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Fan vibrations can be used to transmit data from air-gapped machines

Scientists known for finding ways to transmit software from non-networked computers have figured out a way to do it with computer fan vibrations.

Those wacky researchers at Ben-Gurion University of the Negev are at it again. The Israeli scientists, best known for dreaming up ways to transmit software from computers that aren’t networked, have figured out a way to do it using the vibrations in computer fans.
Mordechai Guri, professor at the University’s Cyber-Security Research Center, revealed the technique on 13 April in his latest paper, AiR-ViBeR: Exfiltrating Data from Air-Gapped Computers via Covert Surface ViBrAtIoNs.
Most computers have at least one fan, which they use to cool their internal components by introducing air to them. Some higher-end components like graphics cards come with their own dedicated fans to keep their silicon from overheating. Guri realised that these fans create vibrations in any structure supporting the computer (like a table).
This attack focuses on changing the speed of the chassis fan. It generates the most vibration, points out the paper, presumably because it’s embedded right into the case that sits on the table, unlike say a GPU fan that typically sits inside the machine.
Malware running on the computer changes the speed of the fan, which makes the table vibrate at different frequencies. A device that could pick up those vibrations could interpret them as data, Guri deduced. He also figured out the perfect device to make this work: a smartphone.

Smartphones these days ship with accelerometers that are great at recognizing vibrations. They also offer some advantages for attackers, he points out. First, Android and iOS consider these sensors safe, so they don’t ask for user permissions to access them. Second, there’s no visual indication that a smartphone is using a sensor. Third, you can access the sensor using JavaScript in a web browser, meaning that you don’t technically have to infect the smartphone with a malicious app to pick up the vibrations.
The attacker still has to get malware onto the airgapped computer that’s going to transmit the data, but as Guri points out, this has been done before in incidents such as the Stuxnet attack. The malware must then gather the data that the attacker wants, and this would have to be coded in advance as there’s no command and control capability in an airgapped environment.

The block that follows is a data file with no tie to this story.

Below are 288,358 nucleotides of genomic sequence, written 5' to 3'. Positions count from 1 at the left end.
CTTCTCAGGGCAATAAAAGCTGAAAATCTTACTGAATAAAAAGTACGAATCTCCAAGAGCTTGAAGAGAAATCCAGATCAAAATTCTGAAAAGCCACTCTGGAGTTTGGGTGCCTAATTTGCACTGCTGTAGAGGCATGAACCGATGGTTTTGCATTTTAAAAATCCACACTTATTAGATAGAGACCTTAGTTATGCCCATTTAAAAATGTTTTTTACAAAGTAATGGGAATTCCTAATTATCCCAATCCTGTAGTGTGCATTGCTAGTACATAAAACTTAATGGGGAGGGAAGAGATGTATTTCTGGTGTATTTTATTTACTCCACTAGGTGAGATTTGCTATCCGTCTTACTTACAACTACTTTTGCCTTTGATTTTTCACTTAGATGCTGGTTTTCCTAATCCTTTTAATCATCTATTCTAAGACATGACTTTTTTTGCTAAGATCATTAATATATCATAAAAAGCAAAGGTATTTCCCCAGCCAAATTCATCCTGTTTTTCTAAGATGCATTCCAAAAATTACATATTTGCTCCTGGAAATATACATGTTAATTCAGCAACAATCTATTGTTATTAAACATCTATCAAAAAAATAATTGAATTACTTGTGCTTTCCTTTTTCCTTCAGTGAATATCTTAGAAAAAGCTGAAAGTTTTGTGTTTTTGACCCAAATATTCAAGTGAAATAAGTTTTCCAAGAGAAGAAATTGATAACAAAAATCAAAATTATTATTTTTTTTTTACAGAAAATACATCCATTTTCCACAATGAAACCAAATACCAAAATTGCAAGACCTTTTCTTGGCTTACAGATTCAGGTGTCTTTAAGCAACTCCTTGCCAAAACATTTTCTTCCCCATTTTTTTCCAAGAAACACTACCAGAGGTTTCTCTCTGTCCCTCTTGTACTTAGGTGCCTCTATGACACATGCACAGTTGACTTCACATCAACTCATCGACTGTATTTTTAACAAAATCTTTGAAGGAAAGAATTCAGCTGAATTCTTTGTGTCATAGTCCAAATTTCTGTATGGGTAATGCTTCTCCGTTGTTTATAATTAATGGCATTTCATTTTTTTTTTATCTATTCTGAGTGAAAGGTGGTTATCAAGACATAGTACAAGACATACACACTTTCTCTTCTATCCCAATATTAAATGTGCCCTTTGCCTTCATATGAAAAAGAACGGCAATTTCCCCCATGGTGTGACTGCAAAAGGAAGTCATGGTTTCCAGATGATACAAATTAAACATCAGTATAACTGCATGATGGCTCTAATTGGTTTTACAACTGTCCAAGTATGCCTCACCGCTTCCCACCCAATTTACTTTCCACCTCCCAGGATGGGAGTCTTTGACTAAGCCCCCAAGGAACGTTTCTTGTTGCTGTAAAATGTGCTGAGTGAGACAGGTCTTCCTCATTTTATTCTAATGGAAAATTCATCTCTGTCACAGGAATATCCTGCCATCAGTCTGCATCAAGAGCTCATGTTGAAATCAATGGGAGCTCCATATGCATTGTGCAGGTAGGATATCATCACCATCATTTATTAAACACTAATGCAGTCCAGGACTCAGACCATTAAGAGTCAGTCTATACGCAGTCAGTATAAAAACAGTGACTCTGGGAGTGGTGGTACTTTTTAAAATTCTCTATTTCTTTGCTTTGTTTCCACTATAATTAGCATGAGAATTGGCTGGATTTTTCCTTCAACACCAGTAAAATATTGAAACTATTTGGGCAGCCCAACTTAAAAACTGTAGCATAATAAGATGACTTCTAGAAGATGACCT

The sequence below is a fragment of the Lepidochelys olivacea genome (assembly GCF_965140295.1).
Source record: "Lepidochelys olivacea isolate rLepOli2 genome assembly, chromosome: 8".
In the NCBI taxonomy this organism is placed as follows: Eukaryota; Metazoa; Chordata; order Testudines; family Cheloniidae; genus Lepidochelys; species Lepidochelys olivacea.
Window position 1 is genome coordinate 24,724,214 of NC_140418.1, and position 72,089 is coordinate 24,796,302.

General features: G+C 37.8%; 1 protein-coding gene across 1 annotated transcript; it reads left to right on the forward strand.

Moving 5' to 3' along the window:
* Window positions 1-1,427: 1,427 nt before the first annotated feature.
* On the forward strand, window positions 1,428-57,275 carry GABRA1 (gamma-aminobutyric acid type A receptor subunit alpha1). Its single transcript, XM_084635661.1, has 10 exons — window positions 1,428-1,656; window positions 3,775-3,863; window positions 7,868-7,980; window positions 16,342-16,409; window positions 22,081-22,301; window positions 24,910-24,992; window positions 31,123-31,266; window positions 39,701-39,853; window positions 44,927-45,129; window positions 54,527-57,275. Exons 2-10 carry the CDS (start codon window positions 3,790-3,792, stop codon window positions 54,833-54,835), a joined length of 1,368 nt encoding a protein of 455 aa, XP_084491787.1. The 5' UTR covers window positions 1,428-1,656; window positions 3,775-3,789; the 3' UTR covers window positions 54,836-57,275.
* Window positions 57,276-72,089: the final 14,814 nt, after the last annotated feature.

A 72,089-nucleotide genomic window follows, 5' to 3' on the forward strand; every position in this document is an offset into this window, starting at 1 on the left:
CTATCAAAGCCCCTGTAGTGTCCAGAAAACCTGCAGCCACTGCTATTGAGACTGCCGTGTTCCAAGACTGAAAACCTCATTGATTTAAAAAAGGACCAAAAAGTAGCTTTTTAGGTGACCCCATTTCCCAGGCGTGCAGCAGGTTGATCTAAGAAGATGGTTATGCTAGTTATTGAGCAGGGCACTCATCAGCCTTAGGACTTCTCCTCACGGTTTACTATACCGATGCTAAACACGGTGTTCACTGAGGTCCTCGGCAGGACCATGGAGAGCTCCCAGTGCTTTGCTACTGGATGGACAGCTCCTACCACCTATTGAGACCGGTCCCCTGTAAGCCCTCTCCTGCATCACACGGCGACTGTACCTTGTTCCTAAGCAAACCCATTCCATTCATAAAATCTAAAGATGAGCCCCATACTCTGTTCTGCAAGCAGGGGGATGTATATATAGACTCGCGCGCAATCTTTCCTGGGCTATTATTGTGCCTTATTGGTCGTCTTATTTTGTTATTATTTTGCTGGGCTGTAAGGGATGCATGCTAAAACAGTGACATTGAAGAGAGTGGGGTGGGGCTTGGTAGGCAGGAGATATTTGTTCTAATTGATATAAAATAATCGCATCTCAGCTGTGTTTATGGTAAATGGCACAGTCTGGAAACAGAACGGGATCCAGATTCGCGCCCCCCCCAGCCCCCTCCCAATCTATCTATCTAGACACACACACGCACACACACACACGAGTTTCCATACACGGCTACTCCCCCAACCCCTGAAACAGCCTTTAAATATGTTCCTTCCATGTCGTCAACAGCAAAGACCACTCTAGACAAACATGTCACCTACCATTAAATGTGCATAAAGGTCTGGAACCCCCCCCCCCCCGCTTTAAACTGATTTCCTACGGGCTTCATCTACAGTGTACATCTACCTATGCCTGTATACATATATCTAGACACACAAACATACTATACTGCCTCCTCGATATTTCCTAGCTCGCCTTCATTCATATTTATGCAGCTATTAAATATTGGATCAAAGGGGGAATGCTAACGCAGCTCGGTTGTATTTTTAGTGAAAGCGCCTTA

The malware then vibrates the fans at set frequencies, creating the appropriate vibration in the underlying table which can be picked up by the malicious code running on the smartphone. From there, the phone can communicate the data to the attacker over the internet.
Don’t expect great transmission speeds if you decide to try this attack at home. Guri demonstrated a communication speed of about half a bit per second in an average workplace scenario. Assuming all the stars aligned, you could still score some SSH keys in decent time, though.
Researchers at Ben-Gurion University have used fans to transmit data before, but they concentrated on the noise that they made. They have also used screen brightness, keyboard LEDs, speakers, and infra-red cameras, among others. Other researchers have also created attacks that used accelerometers to listen to your calls instead of getting microphone permission.

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I wonder how long they’ve been at this project. If it’s all been quite recent, they could be enjoying greater success because of the current “quiet earth”, a result of the vastly reduced activity around the globe.


I removed all fans from my computer after first reading about this. My phone doesn’t have a fan so why should my computer need one.


Because phones (and most tablets and some laptops) take a different approach to cooling – they lift off the performance pedal if the temperature creeps up, and speed up again when things return to normal, thus running both quieter and longer on the modest battery charge available. Ironically, of course, that means that the more performance you try to extract from them (e.g. gaming, rendering videos, doing your daily recompile of the entire Linux kernel), the less performance you get.
So desktops and more powerful laptops have generally gone in for active cooling instead, which typically means one or more heat radiators with fans to force-cool them. Simply put: your desktop computer has fans because it has both the necessary space in its case and the needed power from the wall socket to do so.


I gave you a thumbs-up Duck because of your good explanation, even though I think the original poster should have had a trailing /s (sarcasm) in his post.


Hmmmm. On consideration… the OP’s name is not only unusual but also has a suspicious typographic similarity to what passes for a school-yard joke – what is, I think, known as single entendre. (The problem with techie jokes is that they often aren’t and there is a small but non-negligible risk that someone might see and believe unless they are signalled conspicuously, which kind of defeats the purpose.)
I suspect I have, indeed, been trolled.
Yours with a quizzical expression,
S.O. Meone


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